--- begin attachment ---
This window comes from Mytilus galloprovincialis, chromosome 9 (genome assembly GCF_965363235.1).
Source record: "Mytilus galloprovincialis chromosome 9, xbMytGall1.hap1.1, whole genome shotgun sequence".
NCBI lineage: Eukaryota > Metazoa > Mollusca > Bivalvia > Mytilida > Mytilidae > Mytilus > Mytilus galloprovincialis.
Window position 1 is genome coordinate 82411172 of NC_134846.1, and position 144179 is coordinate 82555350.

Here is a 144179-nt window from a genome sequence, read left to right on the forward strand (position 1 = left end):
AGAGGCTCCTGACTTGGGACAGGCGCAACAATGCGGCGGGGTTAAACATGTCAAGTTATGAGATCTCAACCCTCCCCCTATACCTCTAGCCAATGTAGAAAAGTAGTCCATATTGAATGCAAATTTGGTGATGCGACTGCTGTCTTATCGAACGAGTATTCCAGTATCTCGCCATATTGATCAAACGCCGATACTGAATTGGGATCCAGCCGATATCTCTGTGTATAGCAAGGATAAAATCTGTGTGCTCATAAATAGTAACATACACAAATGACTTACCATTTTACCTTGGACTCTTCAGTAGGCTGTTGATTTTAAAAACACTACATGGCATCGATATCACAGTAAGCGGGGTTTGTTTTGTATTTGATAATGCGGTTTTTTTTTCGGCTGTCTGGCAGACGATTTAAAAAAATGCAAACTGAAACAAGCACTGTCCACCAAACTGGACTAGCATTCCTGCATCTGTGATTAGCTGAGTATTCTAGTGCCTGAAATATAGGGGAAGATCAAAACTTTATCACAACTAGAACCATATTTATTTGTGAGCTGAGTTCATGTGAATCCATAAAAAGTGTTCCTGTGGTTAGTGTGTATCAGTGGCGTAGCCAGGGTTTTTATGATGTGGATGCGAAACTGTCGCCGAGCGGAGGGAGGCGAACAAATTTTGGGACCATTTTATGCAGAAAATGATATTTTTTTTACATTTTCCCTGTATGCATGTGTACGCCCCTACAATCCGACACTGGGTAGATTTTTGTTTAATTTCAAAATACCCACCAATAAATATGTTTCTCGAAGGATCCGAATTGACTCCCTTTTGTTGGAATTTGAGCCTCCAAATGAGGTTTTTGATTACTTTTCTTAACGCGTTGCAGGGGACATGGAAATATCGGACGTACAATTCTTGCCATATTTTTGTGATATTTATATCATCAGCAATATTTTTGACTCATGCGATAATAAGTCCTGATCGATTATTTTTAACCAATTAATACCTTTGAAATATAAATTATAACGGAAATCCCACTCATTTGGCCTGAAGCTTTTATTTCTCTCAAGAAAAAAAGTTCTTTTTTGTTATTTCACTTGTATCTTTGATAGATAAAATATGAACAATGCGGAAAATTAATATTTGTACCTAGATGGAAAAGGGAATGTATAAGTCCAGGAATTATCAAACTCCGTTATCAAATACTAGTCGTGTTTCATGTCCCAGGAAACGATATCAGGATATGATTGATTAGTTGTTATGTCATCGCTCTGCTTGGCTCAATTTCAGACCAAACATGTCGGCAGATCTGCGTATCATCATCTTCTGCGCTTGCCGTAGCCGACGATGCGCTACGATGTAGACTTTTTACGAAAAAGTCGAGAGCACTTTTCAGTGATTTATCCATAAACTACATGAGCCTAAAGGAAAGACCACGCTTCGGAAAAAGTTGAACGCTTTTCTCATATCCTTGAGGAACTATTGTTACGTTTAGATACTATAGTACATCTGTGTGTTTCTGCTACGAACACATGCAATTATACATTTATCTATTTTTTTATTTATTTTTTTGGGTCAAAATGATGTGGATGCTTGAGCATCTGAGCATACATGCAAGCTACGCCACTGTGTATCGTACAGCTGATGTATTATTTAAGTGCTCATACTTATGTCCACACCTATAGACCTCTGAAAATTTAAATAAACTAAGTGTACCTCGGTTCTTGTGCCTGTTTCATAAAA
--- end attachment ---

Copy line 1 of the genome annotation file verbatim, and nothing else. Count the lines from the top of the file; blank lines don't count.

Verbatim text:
This window comes from Mytilus galloprovincialis, chromosome 9 (genome assembly GCF_965363235.1).